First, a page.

For The USMNT, The Future Is Now
Photo Credit: Laurie Skrivan, St. Louis Post-Dispatch
When the United States men’s national team failed to qualify for the FIFA World Cup in 2018, it sent shock-waves across a nation where soccer had finally become mainstream.
Fans who had considered qualification a foregone conclusion had to deal with the harsh reality that this team couldn’t even accomplish the bare minimum. Outrage was swift and vicious, but what followed was the fear of the unknown. What do we do now? How will this team be fixed?
After the resignation of Bruce Arena, it was clear that the USMNT needed to go in a different direction when it came to picking a manager. They needed someone who could facilitate the philosophical change necessary to ensure that they wouldn’t suffer from the same embarrassment in four years’ time. Their choice for the job was Gregg Berhalter.
Berhalter had become an established manager in Major League Soccer as the head coach for the Columbus Crew, and before that, an assistant with the Los Angeles Galaxy. Berhalter also had playing experience for the national team, where he made 44 appearances. However, none of that could be compare to the pressure of being the man tabbed to fix the USMNT. What was his plan?
Over the course of this past international break, Berhalter and U.S. Soccer’s plan has become apparent: embrace the youth. In the team’s first match vs. Mexico, Berhalter put together a starting 11 with an average age of 24 years, 150 days. That number didn’t increase by much in their next match vs. Uruguay. It’s all part of the overall vision for this latest group of young, talented players to begin contributing to the national team now.
“For us, it’s great that we can put these guys on the field, and they can perform to a certain level,” said Berhalter at a press conference the day before the match vs. Uruguay. “When you think about our group, in particular, Sergiño Dest, Christian Pulisic, Weston McKennie, and Josh Sargent, you’re talking about a number of young players who could easily be the core of this team for the next eight years.”
While MLS has seen improvements to their academy system and an increase in producing young talent, the success of Americans playing football abroad has grown exponentially over the years. A decade ago, you would be hard pressed to name more than one or two American players making waves in Europe or elsewhere. Now, those types of players have become the backbone of the national team.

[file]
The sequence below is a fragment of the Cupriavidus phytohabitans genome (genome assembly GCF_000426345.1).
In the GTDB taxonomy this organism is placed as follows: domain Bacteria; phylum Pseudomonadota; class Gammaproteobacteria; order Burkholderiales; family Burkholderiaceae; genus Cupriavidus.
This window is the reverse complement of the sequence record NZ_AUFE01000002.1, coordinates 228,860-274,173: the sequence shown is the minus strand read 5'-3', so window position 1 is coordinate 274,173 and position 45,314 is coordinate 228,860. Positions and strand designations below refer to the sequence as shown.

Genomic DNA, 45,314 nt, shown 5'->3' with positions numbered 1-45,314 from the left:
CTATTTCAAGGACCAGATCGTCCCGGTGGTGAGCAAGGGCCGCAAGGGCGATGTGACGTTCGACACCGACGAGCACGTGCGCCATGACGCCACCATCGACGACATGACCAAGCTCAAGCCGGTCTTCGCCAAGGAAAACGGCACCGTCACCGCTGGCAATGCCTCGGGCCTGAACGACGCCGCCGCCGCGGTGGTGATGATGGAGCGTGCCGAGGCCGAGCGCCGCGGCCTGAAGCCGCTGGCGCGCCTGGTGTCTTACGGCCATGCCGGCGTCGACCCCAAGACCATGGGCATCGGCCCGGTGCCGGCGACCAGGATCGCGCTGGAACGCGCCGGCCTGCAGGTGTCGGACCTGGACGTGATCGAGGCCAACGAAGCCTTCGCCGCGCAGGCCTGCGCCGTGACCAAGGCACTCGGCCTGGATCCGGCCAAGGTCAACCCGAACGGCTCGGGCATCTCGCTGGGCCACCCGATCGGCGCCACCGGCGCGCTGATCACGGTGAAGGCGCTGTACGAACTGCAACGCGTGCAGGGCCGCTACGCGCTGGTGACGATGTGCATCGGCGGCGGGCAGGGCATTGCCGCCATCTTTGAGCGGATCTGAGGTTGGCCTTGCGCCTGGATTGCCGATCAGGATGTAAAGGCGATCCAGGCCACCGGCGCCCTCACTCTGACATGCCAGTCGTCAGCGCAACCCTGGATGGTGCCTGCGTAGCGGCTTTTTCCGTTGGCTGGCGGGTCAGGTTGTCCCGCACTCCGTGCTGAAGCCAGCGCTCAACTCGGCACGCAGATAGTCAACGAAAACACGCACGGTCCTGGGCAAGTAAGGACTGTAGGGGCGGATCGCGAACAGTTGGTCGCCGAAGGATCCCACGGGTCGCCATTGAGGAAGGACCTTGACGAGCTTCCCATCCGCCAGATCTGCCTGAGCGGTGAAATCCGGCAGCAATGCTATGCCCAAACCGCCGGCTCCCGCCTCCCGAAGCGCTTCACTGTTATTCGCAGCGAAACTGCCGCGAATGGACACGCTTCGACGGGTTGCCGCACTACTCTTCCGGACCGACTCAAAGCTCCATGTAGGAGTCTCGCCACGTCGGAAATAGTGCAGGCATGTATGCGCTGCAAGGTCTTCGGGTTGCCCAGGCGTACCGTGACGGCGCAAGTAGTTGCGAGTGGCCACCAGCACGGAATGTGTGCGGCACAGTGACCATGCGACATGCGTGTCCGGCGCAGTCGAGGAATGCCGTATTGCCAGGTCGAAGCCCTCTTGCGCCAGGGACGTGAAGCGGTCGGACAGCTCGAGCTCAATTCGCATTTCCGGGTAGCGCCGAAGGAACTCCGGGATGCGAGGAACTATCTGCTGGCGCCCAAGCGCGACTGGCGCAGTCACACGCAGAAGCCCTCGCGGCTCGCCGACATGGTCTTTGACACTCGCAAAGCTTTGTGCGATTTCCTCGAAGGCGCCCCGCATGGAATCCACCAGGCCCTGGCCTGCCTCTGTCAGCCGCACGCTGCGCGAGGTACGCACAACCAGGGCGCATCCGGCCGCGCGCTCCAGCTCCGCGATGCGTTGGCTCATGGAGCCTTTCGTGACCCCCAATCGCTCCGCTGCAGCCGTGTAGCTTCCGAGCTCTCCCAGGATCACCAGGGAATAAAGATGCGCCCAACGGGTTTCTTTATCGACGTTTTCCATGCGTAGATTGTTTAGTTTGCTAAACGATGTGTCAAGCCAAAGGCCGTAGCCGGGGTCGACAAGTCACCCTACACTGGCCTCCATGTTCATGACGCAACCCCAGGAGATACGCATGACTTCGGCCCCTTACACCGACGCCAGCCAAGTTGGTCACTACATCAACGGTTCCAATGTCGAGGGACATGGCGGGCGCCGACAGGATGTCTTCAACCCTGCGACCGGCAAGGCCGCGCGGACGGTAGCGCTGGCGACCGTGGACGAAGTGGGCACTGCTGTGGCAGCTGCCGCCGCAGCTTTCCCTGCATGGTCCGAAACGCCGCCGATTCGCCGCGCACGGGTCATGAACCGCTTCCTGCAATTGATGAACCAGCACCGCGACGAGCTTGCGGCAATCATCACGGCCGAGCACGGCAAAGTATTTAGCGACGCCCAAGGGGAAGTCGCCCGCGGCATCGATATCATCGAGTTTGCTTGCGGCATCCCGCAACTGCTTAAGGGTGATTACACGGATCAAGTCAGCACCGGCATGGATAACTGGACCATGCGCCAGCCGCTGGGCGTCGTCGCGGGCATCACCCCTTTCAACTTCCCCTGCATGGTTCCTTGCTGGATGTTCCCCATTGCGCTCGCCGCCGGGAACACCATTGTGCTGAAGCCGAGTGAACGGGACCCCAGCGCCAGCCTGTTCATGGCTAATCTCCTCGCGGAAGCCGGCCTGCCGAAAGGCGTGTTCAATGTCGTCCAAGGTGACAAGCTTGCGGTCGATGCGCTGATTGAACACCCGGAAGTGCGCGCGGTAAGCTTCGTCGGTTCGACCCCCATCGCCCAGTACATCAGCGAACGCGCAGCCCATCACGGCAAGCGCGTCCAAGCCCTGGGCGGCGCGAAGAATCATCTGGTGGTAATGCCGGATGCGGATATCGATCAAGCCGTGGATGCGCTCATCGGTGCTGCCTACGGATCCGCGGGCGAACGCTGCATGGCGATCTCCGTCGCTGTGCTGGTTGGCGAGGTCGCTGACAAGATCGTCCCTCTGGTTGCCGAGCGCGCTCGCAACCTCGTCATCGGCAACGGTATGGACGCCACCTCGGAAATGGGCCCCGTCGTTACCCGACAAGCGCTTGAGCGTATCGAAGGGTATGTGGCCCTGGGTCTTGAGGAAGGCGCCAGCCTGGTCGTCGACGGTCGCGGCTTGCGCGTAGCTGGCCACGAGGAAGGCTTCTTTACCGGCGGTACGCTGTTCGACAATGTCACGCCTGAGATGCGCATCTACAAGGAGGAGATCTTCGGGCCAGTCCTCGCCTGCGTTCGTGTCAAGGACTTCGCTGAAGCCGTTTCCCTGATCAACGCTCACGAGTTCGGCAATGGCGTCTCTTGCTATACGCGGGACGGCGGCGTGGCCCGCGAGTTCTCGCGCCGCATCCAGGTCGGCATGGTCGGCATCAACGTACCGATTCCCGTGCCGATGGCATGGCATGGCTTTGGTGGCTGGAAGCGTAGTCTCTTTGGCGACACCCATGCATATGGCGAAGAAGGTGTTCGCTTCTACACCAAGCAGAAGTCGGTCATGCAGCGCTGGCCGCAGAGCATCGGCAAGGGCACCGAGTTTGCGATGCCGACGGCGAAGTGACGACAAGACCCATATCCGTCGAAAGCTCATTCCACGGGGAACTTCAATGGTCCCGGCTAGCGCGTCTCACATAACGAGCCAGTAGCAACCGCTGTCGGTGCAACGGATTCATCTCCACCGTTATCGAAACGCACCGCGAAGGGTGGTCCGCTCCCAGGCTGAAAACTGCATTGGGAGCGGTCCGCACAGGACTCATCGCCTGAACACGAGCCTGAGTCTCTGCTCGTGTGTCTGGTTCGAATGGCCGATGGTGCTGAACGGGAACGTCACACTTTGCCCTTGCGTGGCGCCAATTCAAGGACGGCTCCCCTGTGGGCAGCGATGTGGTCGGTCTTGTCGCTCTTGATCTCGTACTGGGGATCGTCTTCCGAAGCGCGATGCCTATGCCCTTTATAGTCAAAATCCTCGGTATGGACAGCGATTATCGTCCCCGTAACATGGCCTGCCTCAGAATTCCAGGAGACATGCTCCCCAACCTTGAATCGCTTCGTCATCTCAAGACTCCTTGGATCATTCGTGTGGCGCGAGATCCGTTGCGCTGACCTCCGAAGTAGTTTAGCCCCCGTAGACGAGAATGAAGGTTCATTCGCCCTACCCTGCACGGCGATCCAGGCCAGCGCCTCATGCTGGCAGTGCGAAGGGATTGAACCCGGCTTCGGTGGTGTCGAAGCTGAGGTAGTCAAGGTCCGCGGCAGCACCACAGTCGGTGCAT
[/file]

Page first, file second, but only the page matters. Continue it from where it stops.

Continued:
Pulisic and McKennie have recently played in the UEFA Champions League. Dest has broken into the first team at Ajax. Tim Weah has impressed with multiple teams in France. Zack Steffen, currently on loan with Fortuna Düsseldorf in Germany, could one day be stopping shots for Pep Guardiola and his parent club Manchester City. These players aren’t waiting for opportunities, they are creating them.
This youth movement isn’t lost on the other members of the national team. Jordan Morris, who was a part of a similar crop of young players years ago, likes what he sees from this current group.
“I think they are all very mature for their age and mentally strong as well,” said Morris. “I try to give advice when people need it, but they are all here for a reason, and I think they’re doing a great job.”
At 35 years old, goalkeeper Brad Guzan has seen a lot of players come and go with the USMNT. Having played in England for most of his career, he understands the benefits of having young players currently excelling abroad.
“When you look at some of our guys playing in Europe and pushing themselves against some of the best competition in the world, that’s ultimately going to make our national team better,” said Guzan.
While Pulisic and McKennie are the more proven commodities, another player who is receiving a lot of hype is Sargent. The 19-year-old forward, who currently plays for Werder Bremen in the German Bundesliga, burst onto the national scene in 2017 when he scored four goals for the U.S. at the U-20 FIFA World Cup. He believes his time spent playing with other up and coming players at the youth levels will lead to success for the senior team.
“Since a lot of us have played together at the youth level, there’s very good chemistry, and there’s a good blend of younger guys and older guys on this team,” said Sargent. “It’s good to have youth with energy and power, and when you mix that with experience, it’s a good combination.”
Only time will tell if U.S. Soccer’s embrace of its youth players will lead to success in World Cup qualifying and elsewhere, but the fact of the matter is they are fully committed to this philosophical change.
They have assumed the role of the dad passing off the car keys to their 16-year-old child for the first time. If they want a successful future for these players, they must trust that now is the time for them to grow up.